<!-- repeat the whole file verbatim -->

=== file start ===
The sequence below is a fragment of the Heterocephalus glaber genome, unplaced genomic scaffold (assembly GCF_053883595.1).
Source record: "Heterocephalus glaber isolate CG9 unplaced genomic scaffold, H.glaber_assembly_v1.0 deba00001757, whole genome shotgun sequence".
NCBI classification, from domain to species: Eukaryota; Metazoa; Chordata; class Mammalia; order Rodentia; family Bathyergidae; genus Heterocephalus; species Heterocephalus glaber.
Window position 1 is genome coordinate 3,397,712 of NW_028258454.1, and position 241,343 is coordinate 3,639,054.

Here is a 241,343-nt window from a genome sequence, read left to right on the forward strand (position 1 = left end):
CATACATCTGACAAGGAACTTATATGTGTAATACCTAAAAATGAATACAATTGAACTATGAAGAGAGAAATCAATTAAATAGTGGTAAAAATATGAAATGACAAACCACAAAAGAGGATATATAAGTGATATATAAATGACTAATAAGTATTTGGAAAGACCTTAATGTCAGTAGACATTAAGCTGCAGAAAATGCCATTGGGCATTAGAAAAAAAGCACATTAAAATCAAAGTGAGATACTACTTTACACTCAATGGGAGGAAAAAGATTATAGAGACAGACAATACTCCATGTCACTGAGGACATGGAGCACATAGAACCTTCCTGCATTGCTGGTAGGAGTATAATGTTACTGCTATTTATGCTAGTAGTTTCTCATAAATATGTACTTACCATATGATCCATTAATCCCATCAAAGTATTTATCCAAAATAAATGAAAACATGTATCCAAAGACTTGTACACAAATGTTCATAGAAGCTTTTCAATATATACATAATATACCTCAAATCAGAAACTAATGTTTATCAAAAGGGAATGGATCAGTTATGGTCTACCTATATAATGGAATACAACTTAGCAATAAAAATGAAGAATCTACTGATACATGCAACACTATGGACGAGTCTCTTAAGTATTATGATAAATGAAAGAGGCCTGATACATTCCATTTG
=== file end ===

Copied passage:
The sequence below is a fragment of the Heterocephalus glaber genome, unplaced genomic scaffold (assembly GCF_053883595.1).
Source record: "Heterocephalus glaber isolate CG9 unplaced genomic scaffold, H.glaber_assembly_v1.0 deba00001757, whole genome shotgun sequence".
NCBI classification, from domain to species: Eukaryota; Metazoa; Chordata; class Mammalia; order Rodentia; family Bathyergidae; genus Heterocephalus; species Heterocephalus glaber.
Window position 1 is genome coordinate 3,397,712 of NW_028258454.1, and position 241,343 is coordinate 3,639,054.

Here is a 241,343-nt window from a genome sequence, read left to right on the forward strand (position 1 = left end):
CATACATCTGACAAGGAACTTATATGTGTAATACCTAAAAATGAATACAATTGAACTATGAAGAGAGAAATCAATTAAATAGTGGTAAAAATATGAAATGACAAACCACAAAAGAGGATATATAAGTGATATATAAATGACTAATAAGTATTTGGAAAGACCTTAATGTCAGTAGACATTAAGCTGCAGAAAATGCCATTGGGCATTAGAAAAAAAGCACATTAAAATCAAAGTGAGATACTACTTTACACTCAATGGGAGGAAAAAGATTATAGAGACAGACAATACTCCATGTCACTGAGGACATGGAGCACATAGAACCTTCCTGCATTGCTGGTAGGAGTATAATGTTACTGCTATTTATGCTAGTAGTTTCTCATAAATATGTACTTACCATATGATCCATTAATCCCATCAAAGTATTTATCCAAAATAAATGAAAACATGTATCCAAAGACTTGTACACAAATGTTCATAGAAGCTTTTCAATATATACATAATATACCTCAAATCAGAAACTAATGTTTATCAAAAGGGAATGGATCAGTTATGGTCTACCTATATAATGGAATACAACTTAGCAATAAAAATGAAGAATCTACTGATACATGCAACACTATGGACGAGTCTCTTAAGTATTATGATAAATGAAAGAGGCCTGATACATTCCATTTG